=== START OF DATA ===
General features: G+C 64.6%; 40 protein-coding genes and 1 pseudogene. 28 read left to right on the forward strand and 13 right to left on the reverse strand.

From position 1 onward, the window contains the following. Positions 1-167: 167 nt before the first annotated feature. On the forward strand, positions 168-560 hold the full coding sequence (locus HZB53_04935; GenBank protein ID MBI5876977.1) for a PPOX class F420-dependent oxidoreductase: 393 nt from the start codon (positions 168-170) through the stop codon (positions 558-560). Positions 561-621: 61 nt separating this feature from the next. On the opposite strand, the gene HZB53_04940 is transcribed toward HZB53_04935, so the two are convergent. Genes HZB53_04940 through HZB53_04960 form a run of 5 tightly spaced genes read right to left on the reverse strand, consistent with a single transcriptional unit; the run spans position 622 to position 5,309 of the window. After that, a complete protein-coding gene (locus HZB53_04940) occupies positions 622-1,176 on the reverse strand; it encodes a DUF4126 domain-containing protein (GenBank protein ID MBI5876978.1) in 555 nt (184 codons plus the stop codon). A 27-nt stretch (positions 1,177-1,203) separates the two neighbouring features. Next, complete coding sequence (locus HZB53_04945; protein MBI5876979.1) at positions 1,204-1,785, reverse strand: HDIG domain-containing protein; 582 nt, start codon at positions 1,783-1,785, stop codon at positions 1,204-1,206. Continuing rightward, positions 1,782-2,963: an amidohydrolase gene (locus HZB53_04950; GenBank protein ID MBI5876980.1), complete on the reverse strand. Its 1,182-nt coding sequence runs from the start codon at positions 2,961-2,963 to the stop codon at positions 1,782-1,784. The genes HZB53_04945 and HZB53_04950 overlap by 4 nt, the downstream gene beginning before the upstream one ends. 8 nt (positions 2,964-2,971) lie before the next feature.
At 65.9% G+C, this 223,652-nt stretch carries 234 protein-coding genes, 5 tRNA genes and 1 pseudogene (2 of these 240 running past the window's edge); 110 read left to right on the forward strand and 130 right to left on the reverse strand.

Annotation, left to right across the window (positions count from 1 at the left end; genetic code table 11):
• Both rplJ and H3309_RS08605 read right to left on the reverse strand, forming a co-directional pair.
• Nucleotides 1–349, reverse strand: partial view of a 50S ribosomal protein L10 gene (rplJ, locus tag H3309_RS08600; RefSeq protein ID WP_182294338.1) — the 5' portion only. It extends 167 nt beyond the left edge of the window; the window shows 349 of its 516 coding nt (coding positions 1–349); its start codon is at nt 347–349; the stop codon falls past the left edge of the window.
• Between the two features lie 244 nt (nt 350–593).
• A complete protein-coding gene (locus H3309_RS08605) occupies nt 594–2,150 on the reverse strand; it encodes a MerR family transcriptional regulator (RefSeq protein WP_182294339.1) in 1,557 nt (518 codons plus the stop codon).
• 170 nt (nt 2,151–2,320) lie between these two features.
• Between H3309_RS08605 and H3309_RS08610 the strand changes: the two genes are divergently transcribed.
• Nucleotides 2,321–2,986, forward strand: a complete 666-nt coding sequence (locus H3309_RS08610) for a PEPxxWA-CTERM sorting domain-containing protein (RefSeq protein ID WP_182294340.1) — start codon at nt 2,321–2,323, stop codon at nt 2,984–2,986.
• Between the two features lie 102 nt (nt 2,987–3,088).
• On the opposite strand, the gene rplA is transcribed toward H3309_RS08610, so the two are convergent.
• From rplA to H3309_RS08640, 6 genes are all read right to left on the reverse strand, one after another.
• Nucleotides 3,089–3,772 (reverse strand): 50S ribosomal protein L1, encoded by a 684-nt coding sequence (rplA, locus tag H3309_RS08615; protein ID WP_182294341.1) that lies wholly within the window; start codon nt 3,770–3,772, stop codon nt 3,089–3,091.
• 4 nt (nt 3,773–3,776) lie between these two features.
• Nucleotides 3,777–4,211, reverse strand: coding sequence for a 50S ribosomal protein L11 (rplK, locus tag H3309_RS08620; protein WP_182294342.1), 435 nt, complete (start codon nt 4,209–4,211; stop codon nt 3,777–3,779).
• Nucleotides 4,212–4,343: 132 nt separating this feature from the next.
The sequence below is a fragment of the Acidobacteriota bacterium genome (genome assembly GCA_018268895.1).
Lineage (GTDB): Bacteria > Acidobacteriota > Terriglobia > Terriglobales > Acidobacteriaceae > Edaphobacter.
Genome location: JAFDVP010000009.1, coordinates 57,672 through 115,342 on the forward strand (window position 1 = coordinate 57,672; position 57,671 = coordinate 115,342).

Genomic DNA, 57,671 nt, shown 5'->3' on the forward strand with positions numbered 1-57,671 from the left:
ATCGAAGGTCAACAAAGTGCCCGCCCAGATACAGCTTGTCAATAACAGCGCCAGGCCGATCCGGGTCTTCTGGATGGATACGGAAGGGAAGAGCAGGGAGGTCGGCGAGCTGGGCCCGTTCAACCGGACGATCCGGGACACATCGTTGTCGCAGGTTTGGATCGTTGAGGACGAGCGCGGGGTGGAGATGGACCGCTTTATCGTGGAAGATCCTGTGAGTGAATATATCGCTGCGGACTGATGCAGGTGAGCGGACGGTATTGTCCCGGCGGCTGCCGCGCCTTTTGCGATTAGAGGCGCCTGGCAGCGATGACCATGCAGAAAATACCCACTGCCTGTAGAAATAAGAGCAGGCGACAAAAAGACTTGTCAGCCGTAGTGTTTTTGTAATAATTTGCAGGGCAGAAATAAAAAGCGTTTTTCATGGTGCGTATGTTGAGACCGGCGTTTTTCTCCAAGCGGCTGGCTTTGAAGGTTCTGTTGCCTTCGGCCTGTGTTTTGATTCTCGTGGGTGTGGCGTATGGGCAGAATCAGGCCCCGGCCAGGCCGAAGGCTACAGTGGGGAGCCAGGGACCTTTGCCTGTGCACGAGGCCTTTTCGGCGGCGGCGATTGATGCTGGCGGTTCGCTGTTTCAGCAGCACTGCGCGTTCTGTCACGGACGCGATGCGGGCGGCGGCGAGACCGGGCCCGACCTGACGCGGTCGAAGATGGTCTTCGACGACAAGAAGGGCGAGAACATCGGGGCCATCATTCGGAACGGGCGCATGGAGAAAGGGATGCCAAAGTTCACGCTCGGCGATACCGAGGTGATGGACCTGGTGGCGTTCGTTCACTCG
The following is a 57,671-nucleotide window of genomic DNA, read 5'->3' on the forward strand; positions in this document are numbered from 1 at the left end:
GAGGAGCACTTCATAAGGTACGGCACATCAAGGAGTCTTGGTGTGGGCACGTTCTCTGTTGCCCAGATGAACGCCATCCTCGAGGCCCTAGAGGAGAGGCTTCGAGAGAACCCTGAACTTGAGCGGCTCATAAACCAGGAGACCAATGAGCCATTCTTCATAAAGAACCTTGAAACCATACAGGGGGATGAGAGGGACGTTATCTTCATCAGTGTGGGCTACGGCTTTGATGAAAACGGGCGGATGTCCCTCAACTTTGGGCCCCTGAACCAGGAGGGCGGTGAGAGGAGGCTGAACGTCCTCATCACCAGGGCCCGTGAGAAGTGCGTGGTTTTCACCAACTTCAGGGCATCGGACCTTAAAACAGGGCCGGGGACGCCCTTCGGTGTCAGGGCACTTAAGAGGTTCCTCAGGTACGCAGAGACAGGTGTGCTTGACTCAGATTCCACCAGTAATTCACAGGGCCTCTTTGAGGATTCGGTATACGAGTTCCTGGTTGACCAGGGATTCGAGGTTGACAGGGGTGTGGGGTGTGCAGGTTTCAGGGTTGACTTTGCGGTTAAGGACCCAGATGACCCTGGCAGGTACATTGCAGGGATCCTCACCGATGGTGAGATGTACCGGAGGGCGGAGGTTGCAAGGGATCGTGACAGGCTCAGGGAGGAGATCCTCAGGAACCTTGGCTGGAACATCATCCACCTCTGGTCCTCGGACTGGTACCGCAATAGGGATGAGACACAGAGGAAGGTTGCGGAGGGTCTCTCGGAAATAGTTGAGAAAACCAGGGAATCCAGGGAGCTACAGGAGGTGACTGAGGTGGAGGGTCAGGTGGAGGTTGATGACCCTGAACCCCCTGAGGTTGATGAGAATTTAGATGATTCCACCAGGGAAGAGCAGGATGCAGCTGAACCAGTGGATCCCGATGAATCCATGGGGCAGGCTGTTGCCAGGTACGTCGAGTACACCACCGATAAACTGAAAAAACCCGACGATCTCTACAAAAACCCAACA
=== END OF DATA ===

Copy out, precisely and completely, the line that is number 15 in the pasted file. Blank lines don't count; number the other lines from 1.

• Nucleotides 3,089–3,772 (reverse strand): 50S ribosomal protein L1, encoded by a 684-nt coding sequence (rplA, locus tag H3309_RS08615; protein ID WP_182294341.1) that lies wholly within the window; start codon nt 3,770–3,772, stop codon nt 3,089–3,091.